by Paul Jones
China has been working on a form of privacy legislation since 2003, generally based on the European model. Drafts were produced in 2005, but the drafting has not moved forward very quickly.
However in November 2010 a major dispute arose between two internet service providers, Tencent Holdings Ltd., the operator of the QQ messaging system and Qihoo 360 Technology (listed on the NYSE) and known for its anti-virus and security software, and in which access to customer data was a major concern and a large number of subscribers were inconvenienced. Various government ministries intervened in the dispute, most likely because so many subscribers were being harmed in an essentially commercial dispute and since then there has been an increased effort to finalize and adopt rules regarding behavior on the internet and e-commerce.
Decision On Strengthening the Protection of Network Information
On December 28, 2012 the Standing Committee of the National People’s Congress adopted what they called a “决定” or “Decision,” namely “关于加强网络信息保护的决定” (Decision On Strengthening the Protection of Network Information).
The Decision came into effect on the date of adoption. As one commentary has noted “the decision merely affirms legal obligations already put in place by prior legislation”. The most significant aspect of the Decision is that it was issued by the Standing Committee of the NPC. This is the same body that adopted the Anti-Monopoly Law in 2007.
The PRC is a civil law jurisdiction. The laws adopted by the higher authorities tend to set out general principles and lower level regulations adopted by government ministries provide more detailed rules for the implementation of the principles. Until the adoption of the Decision the NPC had not adopted a set of principles on privacy protection, perhaps in part because it was waiting for the completion of the omnibus privacy law that appeared in draft in 2005. But the Tencent – Qihoo dispute meant that some rules were needed for the internet. The rules in the Decision apply only to electronic information concerning the privacy of individual citizens.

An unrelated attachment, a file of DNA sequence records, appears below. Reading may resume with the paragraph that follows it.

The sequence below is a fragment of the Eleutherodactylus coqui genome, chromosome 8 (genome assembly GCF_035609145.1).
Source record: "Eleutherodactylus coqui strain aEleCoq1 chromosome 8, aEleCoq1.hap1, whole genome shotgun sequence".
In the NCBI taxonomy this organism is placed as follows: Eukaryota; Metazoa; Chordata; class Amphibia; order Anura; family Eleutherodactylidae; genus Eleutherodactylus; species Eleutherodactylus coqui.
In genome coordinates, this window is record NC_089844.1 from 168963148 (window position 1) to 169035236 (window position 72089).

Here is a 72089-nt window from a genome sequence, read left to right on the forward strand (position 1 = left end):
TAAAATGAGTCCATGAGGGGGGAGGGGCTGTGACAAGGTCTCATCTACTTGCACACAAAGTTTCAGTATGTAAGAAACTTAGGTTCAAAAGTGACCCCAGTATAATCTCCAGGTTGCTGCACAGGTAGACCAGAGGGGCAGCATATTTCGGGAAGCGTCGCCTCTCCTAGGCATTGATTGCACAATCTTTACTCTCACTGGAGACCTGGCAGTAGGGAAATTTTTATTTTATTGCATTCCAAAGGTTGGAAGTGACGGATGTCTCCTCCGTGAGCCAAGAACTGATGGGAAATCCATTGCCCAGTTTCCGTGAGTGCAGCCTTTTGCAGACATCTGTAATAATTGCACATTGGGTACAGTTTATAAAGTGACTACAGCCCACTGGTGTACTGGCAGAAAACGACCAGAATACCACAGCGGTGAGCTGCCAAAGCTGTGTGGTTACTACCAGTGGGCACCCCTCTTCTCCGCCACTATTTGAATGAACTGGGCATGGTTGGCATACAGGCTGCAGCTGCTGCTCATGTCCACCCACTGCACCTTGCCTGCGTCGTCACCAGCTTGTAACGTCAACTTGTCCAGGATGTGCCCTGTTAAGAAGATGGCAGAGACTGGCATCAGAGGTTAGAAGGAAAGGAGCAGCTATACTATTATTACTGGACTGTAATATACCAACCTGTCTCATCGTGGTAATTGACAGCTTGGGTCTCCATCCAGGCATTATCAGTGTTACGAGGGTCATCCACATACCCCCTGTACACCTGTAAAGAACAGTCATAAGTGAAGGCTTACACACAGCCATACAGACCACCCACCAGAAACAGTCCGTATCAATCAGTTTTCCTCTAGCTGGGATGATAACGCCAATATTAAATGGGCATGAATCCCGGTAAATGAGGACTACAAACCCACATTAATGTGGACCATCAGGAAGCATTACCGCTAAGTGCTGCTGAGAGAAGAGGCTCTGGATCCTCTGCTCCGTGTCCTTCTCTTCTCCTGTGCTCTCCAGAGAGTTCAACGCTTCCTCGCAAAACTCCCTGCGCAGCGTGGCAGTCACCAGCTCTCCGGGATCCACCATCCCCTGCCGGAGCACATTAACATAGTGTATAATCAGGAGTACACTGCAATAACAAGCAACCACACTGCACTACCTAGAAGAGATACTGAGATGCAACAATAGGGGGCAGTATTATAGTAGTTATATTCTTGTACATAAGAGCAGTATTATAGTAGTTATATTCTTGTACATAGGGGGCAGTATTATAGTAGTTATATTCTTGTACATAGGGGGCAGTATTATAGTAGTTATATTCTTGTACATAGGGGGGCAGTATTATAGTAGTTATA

This coming Friday, February 1st, another set of rules will come into effect that assist in the implementation of the principles. On November 5, 2012 the PRC Standardization Administration (中国国家标准化管理委员会) issued a National Standard entitled “信息安全技朮 公共及商用服务信息系统个人信息保护指南” (Guideline for Personal Information Protection for Information Systems in Public and Commercial Services). The Guide does not have the force of law.
Unfortunately the current text of the Standard is not yet available online. However a draft version entitled ”信息安全技术个人信息保护指南” (Information Security Technology – Guide for Personal Information Protection) was released February 10, 2011.
The Guide is not a general privacy protection system, but rather like the early privacy laws in the German State of Hesse and in in Taiwan, it is limited to processing of personal information that involves the use of an information system. An English commentary is available here.
The two new items become additional parts of the PRC personal information protection rules, alongside a number of other laws and regulations. Hopefully, as has happened in other areas of the law, all these rules will be consolidated into a more concise and easier to read framework when the general privacy law is eventually adopted.
Shanghai Court Fines Dun & Bradstreet for Data Collection Practices
Do the PRC privacy laws work? According to a WSJ story on January 9, 2013 a court in Shanghai fined Dun & Bradstreet’s local unit 1 million Yuan ($160,648 USD) and fined a couple of employees as well for the improper purchase of data on more than 150 million Chinese citizens.
WSJ Story (subscription required)